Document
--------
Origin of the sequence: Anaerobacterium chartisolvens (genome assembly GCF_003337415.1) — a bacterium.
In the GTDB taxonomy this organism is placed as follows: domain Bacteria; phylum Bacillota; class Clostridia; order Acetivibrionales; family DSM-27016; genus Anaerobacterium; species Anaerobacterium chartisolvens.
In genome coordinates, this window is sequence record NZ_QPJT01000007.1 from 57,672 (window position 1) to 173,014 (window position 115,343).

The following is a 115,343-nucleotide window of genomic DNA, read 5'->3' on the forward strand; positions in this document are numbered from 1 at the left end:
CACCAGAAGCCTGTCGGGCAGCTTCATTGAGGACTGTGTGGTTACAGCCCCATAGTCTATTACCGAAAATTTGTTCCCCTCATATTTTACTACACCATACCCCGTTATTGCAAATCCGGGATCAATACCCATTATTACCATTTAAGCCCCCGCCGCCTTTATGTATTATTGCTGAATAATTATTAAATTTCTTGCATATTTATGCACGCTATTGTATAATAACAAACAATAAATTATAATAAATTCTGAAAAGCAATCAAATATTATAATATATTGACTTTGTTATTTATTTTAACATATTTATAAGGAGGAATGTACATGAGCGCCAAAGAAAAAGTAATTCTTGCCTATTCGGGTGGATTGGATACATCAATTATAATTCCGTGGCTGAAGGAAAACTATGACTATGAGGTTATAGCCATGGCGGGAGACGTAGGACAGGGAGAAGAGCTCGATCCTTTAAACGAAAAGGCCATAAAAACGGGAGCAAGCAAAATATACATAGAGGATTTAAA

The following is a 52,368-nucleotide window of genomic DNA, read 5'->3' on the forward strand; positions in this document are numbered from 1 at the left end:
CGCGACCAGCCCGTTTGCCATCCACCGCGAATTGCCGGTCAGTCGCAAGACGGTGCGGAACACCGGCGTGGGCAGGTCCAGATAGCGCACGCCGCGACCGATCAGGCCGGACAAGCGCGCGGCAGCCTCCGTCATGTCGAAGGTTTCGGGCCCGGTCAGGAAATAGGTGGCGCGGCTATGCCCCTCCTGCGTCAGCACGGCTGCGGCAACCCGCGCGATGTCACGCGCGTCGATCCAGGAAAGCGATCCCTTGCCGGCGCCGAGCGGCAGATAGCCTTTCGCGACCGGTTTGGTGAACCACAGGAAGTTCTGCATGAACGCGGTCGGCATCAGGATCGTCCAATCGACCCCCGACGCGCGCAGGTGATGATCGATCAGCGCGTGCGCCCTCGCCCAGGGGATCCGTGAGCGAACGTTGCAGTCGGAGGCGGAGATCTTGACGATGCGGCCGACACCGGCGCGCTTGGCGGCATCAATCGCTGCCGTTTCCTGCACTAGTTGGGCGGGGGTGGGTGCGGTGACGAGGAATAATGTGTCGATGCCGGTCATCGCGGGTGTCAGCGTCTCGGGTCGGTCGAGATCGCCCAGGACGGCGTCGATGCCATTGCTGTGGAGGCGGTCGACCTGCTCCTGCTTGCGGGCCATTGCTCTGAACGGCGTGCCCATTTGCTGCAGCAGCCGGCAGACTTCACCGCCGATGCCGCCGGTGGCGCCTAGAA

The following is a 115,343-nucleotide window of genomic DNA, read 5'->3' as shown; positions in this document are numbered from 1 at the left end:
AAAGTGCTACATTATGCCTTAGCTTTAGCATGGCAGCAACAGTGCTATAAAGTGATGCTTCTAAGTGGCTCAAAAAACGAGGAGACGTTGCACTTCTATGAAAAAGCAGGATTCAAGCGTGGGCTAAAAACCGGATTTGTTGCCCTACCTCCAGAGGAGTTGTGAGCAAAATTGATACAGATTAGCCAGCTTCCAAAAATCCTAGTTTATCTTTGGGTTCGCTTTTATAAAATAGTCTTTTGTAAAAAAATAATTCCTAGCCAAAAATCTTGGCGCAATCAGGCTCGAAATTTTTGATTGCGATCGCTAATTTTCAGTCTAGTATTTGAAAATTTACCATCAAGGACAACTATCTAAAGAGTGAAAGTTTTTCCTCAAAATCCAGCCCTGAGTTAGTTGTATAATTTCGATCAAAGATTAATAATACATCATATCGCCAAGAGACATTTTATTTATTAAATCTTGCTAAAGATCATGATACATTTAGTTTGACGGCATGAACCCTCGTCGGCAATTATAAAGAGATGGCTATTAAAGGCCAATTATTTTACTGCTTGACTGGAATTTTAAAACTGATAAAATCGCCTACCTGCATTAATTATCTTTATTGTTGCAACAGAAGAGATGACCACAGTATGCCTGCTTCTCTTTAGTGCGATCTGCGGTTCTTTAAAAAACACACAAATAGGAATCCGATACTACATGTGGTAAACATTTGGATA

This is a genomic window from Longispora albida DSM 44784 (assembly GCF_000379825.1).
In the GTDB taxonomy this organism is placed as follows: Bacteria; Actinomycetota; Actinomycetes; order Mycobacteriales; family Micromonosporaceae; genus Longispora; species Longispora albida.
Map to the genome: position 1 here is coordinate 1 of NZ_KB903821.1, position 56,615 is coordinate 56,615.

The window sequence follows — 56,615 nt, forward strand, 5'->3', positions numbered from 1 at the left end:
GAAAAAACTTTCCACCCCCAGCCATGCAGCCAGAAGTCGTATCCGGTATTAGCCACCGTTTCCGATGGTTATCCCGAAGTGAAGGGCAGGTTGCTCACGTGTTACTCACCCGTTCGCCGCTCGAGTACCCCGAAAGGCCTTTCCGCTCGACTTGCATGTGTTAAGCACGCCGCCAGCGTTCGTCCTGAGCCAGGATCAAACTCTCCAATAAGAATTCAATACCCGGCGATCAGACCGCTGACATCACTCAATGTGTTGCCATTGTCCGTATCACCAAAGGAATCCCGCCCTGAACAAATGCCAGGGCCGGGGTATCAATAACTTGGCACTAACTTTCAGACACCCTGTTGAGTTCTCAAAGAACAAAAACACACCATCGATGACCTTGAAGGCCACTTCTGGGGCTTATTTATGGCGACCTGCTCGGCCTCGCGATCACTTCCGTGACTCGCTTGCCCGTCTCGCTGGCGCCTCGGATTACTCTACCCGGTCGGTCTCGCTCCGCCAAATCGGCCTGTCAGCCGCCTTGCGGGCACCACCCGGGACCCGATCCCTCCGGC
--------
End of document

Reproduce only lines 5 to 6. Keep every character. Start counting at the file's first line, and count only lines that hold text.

CACCAGAAGCCTGTCGGGCAGCTTCATTGAGGACTGTGTGGTTACAGCCCCATAGTCTATTACCGAAAATTTGTTCCCCTCATATTTTACTACACCATACCCCGTTATTGCAAATCCGGGATCAATACCCATTATTACCATTTAAGCCCCCGCCGCCTTTATGTATTATTGCTGAATAATTATTAAATTTCTTGCATATTTATGCACGCTATTGTATAATAACAAACAATAAATTATAATAAATTCTGAAAAGCAATCAAATATTATAATATATTGACTTTGTTATTTATTTTAACATATTTATAAGGAGGAATGTACATGAGCGCCAAAGAAAAAGTAATTCTTGCCTATTCGGGTGGATTGGATACATCAATTATAATTCCGTGGCTGAAGGAAAACTATGACTATGAGGTTATAGCCATGGCGGGAGACGTAGGACAGGGAGAAGAGCTCGATCCTTTAAACGAAAAGGCCATAAAAACGGGAGCAAGCAAAATATACATAGAGGATTTAAA

The following is a 52,368-nucleotide window of genomic DNA, read 5'->3' on the forward strand; positions in this document are numbered from 1 at the left end: